MILFORD, Conn.—Subway confirmed that it is pursuing a possible sale of the company. In January, The Wall Street Journal reported that the privately held company was exploring a sale and could be valued at more than $10 billion.
According to a statement from the QSR, J.P. Morgan is advising the company and will conduct the sale exploration process. “There is no indication of timing or assurance that a sale will occur,” the statement said.
“The management team remains committed to the future and will continue to execute against its multi-year transformation journey, which includes a focus on menu innovation, modernization of restaurants and improvements to its overall guest experience,” the statement said. “The company recently announced another record-setting year, ending 2022 exceeding global sales projections and achieving eight consecutive quarters of positive same-store sales growth.”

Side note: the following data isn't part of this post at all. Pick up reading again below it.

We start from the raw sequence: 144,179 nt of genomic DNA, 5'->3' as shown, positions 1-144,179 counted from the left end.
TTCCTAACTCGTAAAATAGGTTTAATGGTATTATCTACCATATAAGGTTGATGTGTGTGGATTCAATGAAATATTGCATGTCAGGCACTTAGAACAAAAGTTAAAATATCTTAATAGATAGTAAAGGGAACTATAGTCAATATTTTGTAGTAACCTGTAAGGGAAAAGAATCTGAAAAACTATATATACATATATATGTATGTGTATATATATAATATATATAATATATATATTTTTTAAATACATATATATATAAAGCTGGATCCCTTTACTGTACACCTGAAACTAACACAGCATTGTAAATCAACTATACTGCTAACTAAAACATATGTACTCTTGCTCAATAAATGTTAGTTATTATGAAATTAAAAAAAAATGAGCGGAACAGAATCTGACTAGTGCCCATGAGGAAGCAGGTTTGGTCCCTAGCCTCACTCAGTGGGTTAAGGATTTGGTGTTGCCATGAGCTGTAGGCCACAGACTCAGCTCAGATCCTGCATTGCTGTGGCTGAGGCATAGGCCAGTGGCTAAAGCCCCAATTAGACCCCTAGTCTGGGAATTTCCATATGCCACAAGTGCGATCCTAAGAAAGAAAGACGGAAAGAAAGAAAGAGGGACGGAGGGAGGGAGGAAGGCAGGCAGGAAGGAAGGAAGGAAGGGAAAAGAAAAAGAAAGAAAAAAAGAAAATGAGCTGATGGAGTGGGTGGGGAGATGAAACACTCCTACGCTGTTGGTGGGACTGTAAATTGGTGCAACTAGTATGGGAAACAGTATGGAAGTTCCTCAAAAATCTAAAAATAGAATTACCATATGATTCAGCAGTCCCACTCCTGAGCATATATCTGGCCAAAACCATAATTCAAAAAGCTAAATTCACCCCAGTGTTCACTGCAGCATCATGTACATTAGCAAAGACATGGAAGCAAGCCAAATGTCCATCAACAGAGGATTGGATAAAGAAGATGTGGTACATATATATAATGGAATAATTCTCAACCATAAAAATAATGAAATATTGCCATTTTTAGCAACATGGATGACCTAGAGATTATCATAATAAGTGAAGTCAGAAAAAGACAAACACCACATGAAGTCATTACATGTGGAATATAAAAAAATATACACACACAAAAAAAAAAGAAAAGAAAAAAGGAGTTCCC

In the face of increased competition and changing consumer habits, Subway’s U.S. footprint has grown smaller in recent years. It lost a total of 999 locations in 2019, 1,609 in 2020 and 1,043 in 2021, although there are still about 20,000 U.S. locations, with average annual sales of $478,400 in 2022.
In 2022, Subway revamped its menu to focus on its “Subway Series” of sandwiches, which represent a movement towards faster-to-make, more standardized sandwiches.
Earlier this month, John Chidsey, Subway’s CEO, told The Wall Street Journal that the QSR wants to increase its number of international locations to about 25,000, up from its current 16,000. Chidsey cited less competition internationally and said that Subway sandwiches can fit multiple dietary preferences.
Subway, founded in 1965, is still controlled by the founding Buck and DeLuca families.
With c-stores increasingly competing directly with QSRs, recruiting foodservice pros is more important than ever. NACS Magazine gave tips for keeping c-store kitchens fully staffed in its October issue.